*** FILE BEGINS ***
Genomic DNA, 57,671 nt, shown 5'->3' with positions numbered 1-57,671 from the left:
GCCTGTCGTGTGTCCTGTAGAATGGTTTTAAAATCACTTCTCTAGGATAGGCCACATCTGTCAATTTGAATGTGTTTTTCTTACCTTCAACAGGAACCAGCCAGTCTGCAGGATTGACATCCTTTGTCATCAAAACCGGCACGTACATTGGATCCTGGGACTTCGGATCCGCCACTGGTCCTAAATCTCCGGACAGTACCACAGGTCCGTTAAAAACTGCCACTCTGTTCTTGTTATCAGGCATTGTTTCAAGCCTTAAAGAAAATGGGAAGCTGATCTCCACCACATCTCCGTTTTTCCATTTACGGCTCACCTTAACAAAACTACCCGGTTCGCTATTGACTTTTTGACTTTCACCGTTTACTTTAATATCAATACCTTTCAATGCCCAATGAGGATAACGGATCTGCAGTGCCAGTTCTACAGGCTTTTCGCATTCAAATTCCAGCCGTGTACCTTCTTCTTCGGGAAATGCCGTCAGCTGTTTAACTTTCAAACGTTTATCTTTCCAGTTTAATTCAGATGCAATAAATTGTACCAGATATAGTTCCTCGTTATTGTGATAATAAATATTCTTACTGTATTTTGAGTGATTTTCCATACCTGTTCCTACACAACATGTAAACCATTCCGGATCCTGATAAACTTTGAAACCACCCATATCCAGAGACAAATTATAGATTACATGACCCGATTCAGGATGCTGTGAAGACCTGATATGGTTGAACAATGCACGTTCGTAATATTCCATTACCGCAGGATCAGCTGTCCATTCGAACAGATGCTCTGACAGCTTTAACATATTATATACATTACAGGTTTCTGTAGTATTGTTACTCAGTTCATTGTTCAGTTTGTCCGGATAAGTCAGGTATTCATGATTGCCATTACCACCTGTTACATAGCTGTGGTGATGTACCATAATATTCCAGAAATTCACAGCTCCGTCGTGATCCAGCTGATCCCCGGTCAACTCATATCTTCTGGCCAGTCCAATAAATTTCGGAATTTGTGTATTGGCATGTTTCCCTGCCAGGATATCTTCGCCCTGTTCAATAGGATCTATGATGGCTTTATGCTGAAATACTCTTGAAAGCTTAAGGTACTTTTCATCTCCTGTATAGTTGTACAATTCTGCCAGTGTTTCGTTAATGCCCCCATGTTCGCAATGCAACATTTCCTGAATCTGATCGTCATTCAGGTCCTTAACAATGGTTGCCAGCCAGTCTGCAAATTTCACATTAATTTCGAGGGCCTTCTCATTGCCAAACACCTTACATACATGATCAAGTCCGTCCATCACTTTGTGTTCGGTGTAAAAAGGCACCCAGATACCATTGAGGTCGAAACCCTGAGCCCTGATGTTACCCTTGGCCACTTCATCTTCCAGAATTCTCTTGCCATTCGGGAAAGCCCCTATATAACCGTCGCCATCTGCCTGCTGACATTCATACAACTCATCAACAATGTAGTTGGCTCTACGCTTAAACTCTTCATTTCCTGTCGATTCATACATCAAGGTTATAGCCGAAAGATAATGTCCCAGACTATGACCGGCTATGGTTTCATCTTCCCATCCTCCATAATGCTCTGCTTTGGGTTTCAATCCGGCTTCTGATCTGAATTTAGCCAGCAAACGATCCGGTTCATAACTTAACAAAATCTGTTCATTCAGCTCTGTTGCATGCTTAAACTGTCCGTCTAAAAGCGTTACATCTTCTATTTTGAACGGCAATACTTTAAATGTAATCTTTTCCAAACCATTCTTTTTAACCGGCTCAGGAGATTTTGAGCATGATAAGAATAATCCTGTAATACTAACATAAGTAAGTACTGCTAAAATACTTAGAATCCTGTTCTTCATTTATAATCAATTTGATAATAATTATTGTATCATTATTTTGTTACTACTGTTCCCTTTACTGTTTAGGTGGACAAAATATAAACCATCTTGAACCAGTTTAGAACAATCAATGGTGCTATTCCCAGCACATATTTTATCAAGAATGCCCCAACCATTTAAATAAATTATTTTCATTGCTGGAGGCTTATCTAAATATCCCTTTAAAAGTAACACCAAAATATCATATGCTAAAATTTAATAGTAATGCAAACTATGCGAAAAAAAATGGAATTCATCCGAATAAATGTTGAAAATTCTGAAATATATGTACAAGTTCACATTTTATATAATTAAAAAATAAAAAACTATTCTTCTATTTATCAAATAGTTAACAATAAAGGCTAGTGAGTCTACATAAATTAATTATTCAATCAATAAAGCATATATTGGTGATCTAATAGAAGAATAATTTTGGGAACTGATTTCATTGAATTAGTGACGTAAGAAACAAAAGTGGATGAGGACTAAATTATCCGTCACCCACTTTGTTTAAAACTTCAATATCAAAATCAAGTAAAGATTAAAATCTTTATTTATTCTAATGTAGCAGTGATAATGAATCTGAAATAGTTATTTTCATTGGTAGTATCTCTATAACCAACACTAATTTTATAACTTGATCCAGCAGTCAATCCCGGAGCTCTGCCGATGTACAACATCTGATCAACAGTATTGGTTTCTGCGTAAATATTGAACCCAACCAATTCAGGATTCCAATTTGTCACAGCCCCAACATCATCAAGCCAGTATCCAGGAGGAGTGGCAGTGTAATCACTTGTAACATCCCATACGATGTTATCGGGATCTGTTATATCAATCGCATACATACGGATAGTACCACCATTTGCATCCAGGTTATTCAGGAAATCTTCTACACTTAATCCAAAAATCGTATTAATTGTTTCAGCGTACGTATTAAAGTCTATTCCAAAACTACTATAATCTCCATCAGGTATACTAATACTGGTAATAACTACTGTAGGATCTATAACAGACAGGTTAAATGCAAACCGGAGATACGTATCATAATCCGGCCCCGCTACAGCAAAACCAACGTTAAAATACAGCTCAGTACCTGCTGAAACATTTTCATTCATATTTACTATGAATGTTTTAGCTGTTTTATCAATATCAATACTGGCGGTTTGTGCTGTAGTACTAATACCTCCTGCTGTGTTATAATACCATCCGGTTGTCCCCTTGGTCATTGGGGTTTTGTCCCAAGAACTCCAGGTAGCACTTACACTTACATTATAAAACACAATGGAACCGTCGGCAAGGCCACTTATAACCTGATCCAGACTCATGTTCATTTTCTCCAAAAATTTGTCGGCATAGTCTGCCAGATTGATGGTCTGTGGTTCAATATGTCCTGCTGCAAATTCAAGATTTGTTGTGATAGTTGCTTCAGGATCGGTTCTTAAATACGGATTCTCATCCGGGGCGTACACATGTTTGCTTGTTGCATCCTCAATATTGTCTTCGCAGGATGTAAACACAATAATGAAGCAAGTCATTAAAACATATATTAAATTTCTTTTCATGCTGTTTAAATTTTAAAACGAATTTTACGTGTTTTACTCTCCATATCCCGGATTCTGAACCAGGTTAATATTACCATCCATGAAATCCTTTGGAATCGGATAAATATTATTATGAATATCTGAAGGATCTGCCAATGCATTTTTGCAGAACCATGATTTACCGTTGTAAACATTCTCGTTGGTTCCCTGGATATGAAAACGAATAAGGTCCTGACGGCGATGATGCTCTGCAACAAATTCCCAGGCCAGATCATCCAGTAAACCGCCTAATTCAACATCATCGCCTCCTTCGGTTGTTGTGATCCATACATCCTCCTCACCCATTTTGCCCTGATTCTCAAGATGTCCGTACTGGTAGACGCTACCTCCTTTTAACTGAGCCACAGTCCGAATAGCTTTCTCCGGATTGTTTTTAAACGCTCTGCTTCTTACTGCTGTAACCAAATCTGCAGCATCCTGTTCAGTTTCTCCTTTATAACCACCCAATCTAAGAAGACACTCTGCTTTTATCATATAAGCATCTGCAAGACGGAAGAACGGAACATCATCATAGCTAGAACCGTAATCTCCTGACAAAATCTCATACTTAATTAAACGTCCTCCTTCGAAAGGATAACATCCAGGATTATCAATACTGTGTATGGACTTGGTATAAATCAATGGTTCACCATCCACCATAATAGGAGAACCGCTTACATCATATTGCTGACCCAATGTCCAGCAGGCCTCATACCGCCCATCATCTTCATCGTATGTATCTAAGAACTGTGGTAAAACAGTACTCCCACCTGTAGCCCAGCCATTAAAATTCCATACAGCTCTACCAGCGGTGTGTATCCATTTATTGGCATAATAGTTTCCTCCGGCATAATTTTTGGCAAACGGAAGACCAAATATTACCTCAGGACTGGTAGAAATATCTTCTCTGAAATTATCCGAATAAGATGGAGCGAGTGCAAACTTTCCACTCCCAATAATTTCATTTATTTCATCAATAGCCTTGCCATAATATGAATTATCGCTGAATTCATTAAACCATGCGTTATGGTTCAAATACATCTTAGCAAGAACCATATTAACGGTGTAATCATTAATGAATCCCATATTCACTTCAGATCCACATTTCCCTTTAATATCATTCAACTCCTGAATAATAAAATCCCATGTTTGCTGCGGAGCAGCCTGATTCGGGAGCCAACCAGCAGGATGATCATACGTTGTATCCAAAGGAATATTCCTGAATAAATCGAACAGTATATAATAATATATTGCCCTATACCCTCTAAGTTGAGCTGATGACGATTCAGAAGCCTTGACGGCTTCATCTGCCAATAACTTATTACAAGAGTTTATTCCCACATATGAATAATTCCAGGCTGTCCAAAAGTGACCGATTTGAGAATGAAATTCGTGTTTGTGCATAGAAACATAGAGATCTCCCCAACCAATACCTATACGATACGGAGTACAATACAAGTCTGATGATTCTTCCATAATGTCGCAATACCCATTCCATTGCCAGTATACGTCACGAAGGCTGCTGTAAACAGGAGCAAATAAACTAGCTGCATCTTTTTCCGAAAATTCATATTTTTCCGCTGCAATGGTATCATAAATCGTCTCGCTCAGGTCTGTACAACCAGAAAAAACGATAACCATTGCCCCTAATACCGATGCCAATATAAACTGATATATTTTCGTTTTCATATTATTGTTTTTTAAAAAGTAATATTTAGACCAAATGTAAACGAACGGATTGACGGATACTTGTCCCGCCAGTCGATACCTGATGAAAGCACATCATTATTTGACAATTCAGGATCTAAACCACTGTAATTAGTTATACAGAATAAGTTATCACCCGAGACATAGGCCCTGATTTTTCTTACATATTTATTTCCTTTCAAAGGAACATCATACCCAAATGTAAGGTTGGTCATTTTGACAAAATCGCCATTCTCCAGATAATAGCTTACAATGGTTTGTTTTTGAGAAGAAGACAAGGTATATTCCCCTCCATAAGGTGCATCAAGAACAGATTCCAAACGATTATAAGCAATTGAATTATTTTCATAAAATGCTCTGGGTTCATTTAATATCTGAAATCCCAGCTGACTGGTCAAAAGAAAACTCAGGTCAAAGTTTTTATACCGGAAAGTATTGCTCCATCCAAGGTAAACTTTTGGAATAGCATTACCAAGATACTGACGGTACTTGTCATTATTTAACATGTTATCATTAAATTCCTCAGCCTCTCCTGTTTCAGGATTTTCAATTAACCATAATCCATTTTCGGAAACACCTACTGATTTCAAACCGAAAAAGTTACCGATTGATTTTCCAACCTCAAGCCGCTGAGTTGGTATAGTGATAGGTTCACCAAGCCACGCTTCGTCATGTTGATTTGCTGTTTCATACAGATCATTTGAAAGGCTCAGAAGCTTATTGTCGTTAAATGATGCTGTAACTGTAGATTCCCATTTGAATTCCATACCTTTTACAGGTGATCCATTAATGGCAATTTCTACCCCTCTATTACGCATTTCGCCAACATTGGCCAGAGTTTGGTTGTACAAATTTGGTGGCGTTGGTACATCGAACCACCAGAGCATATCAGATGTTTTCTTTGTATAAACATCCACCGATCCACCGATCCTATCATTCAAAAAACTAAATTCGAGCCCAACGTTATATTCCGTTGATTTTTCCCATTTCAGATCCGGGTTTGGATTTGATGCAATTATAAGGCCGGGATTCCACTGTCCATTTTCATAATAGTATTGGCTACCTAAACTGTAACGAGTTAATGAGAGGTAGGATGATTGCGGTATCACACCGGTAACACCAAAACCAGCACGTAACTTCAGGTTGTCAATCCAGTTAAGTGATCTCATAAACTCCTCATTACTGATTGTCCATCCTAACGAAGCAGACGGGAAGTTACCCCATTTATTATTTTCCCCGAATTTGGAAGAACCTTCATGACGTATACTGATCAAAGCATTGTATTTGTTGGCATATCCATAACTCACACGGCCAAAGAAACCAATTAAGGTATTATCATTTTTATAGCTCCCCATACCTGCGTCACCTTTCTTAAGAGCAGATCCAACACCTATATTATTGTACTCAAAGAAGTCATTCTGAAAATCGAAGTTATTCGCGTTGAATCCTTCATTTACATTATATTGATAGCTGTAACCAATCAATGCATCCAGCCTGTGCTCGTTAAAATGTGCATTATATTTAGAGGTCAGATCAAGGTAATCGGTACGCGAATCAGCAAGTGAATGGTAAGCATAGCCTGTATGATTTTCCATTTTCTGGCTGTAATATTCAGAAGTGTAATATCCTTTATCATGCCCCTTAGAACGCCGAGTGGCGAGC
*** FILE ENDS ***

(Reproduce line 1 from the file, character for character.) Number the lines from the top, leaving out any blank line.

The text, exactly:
Genomic DNA, 57,671 nt, shown 5'->3' with positions numbered 1-57,671 from the left: